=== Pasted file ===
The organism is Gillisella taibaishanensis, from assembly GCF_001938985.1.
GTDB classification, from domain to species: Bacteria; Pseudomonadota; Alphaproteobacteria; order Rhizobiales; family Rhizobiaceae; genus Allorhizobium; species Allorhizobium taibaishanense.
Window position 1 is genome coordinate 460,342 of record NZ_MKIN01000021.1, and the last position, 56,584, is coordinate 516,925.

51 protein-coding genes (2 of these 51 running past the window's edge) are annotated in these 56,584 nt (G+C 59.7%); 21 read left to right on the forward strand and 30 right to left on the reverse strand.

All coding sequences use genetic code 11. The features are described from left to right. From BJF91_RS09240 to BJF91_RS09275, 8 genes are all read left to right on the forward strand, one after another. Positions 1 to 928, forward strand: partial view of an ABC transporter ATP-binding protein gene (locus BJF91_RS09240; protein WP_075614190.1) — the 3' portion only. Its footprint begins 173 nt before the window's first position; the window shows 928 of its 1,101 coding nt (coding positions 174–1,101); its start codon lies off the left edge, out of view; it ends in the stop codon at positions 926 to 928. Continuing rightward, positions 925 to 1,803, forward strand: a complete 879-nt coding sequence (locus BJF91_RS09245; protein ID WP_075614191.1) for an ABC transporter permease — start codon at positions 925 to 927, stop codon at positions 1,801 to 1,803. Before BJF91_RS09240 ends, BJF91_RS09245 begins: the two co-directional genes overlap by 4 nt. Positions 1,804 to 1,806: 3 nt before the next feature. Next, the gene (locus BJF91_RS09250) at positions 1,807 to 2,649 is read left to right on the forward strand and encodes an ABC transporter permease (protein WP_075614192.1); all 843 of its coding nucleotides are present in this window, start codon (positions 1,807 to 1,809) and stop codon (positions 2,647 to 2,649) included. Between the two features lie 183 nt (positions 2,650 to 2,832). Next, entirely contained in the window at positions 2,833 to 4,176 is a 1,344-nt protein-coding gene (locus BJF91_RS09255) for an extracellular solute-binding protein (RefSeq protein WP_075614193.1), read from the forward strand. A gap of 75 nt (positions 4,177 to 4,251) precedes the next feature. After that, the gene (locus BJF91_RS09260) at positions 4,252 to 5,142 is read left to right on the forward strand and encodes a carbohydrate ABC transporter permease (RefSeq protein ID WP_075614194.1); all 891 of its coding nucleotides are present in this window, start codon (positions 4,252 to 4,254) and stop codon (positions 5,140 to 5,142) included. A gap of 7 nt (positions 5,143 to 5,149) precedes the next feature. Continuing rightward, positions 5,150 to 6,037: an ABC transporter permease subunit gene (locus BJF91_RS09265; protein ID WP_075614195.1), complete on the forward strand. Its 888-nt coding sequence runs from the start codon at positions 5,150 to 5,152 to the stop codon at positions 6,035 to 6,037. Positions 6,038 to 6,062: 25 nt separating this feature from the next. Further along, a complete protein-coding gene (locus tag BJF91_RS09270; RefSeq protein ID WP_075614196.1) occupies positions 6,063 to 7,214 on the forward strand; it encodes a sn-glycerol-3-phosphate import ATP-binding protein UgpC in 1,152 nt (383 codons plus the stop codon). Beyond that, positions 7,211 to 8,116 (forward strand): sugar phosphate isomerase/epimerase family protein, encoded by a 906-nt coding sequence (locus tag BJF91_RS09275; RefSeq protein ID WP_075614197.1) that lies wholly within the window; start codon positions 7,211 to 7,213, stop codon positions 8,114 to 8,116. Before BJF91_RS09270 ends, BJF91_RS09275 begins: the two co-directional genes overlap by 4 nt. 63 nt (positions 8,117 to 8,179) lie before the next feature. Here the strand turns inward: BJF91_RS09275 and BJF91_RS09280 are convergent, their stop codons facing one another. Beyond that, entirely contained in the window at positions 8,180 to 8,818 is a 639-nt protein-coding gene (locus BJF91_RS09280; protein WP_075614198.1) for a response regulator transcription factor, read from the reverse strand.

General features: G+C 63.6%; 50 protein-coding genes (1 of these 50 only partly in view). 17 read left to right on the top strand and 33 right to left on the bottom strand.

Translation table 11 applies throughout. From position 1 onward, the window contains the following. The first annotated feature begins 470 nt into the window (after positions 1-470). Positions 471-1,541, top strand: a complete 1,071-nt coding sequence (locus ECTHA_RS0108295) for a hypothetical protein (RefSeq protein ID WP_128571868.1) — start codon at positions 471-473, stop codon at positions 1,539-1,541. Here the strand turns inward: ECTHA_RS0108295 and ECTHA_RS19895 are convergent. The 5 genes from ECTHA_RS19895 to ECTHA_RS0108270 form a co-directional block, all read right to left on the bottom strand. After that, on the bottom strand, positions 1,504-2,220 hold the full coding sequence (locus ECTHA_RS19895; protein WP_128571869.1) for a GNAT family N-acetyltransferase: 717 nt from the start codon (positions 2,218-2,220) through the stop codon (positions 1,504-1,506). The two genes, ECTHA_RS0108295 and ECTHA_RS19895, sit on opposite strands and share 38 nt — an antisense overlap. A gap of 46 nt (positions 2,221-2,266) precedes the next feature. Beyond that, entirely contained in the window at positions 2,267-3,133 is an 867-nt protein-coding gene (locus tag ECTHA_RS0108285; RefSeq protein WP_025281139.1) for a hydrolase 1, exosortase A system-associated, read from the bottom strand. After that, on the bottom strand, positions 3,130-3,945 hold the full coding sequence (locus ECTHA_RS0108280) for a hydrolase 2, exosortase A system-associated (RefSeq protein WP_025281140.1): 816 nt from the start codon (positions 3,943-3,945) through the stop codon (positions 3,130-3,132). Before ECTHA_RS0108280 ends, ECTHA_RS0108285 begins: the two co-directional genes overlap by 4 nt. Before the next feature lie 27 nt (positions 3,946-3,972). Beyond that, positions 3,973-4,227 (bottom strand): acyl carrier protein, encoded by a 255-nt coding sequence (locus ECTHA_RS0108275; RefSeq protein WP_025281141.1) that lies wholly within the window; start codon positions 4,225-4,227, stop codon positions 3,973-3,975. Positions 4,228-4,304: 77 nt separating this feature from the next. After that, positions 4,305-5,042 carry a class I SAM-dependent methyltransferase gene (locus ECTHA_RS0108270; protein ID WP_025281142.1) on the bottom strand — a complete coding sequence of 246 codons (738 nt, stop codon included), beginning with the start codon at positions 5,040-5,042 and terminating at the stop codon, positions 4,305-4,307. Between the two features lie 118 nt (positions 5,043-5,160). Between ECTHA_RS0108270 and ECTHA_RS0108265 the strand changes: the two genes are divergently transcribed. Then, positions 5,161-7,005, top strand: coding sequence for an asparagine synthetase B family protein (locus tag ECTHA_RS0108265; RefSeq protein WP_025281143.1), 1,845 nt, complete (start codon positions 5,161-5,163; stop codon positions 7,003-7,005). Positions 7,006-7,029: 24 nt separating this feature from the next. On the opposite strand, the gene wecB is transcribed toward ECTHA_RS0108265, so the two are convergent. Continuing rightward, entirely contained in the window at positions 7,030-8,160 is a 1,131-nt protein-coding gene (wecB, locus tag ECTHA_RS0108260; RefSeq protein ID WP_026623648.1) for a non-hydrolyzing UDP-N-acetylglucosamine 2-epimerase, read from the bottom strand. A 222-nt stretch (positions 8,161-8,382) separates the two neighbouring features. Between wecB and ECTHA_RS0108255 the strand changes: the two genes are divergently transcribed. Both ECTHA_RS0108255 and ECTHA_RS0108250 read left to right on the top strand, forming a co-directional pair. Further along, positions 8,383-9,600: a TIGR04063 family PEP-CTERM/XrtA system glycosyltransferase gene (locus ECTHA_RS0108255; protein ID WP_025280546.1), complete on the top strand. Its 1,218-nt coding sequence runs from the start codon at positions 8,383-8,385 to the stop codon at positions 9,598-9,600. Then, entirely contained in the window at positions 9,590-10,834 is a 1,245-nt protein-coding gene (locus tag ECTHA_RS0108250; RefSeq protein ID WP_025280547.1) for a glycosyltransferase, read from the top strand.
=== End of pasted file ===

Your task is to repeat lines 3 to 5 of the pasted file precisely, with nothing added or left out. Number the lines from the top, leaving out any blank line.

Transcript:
Window position 1 is genome coordinate 460,342 of record NZ_MKIN01000021.1, and the last position, 56,584, is coordinate 516,925.

51 protein-coding genes (2 of these 51 running past the window's edge) are annotated in these 56,584 nt (G+C 59.7%); 21 read left to right on the forward strand and 30 right to left on the reverse strand.

All coding sequences use genetic code 11. The features are described from left to right. From BJF91_RS09240 to BJF91_RS09275, 8 genes are all read left to right on the forward strand, one after another. Positions 1 to 928, forward strand: partial view of an ABC transporter ATP-binding protein gene (locus BJF91_RS09240; protein WP_075614190.1) — the 3' portion only. Its footprint begins 173 nt before the window's first position; the window shows 928 of its 1,101 coding nt (coding positions 174–1,101); its start codon lies off the left edge, out of view; it ends in the stop codon at positions 926 to 928. Continuing rightward, positions 925 to 1,803, forward strand: a complete 879-nt coding sequence (locus BJF91_RS09245; protein ID WP_075614191.1) for an ABC transporter permease — start codon at positions 925 to 927, stop codon at positions 1,801 to 1,803. Before BJF91_RS09240 ends, BJF91_RS09245 begins: the two co-directional genes overlap by 4 nt. Positions 1,804 to 1,806: 3 nt before the next feature. Next, the gene (locus BJF91_RS09250) at positions 1,807 to 2,649 is read left to right on the forward strand and encodes an ABC transporter permease (protein WP_075614192.1); all 843 of its coding nucleotides are present in this window, start codon (positions 1,807 to 1,809) and stop codon (positions 2,647 to 2,649) included. Between the two features lie 183 nt (positions 2,650 to 2,832). Next, entirely contained in the window at positions 2,833 to 4,176 is a 1,344-nt protein-coding gene (locus BJF91_RS09255) for an extracellular solute-binding protein (RefSeq protein WP_075614193.1), read from the forward strand. A gap of 75 nt (positions 4,177 to 4,251) precedes the next feature. After that, the gene (locus BJF91_RS09260) at positions 4,252 to 5,142 is read left to right on the forward strand and encodes a carbohydrate ABC transporter permease (RefSeq protein ID WP_075614194.1); all 891 of its coding nucleotides are present in this window, start codon (positions 4,252 to 4,254) and stop codon (positions 5,140 to 5,142) included. A gap of 7 nt (positions 5,143 to 5,149) precedes the next feature. Continuing rightward, positions 5,150 to 6,037: an ABC transporter permease subunit gene (locus BJF91_RS09265; protein ID WP_075614195.1), complete on the forward strand. Its 888-nt coding sequence runs from the start codon at positions 5,150 to 5,152 to the stop codon at positions 6,035 to 6,037. Positions 6,038 to 6,062: 25 nt separating this feature from the next. Further along, a complete protein-coding gene (locus tag BJF91_RS09270; RefSeq protein ID WP_075614196.1) occupies positions 6,063 to 7,214 on the forward strand; it encodes a sn-glycerol-3-phosphate import ATP-binding protein UgpC in 1,152 nt (383 codons plus the stop codon). Beyond that, positions 7,211 to 8,116 (forward strand): sugar phosphate isomerase/epimerase family protein, encoded by a 906-nt coding sequence (locus tag BJF91_RS09275; RefSeq protein ID WP_075614197.1) that lies wholly within the window; start codon positions 7,211 to 7,213, stop codon positions 8,114 to 8,116. Before BJF91_RS09270 ends, BJF91_RS09275 begins: the two co-directional genes overlap by 4 nt. 63 nt (positions 8,117 to 8,179) lie before the next feature. Here the strand turns inward: BJF91_RS09275 and BJF91_RS09280 are convergent, their stop codons facing one another. Beyond that, entirely contained in the window at positions 8,180 to 8,818 is a 639-nt protein-coding gene (locus BJF91_RS09280; protein WP_075614198.1) for a response regulator transcription factor, read from the reverse strand.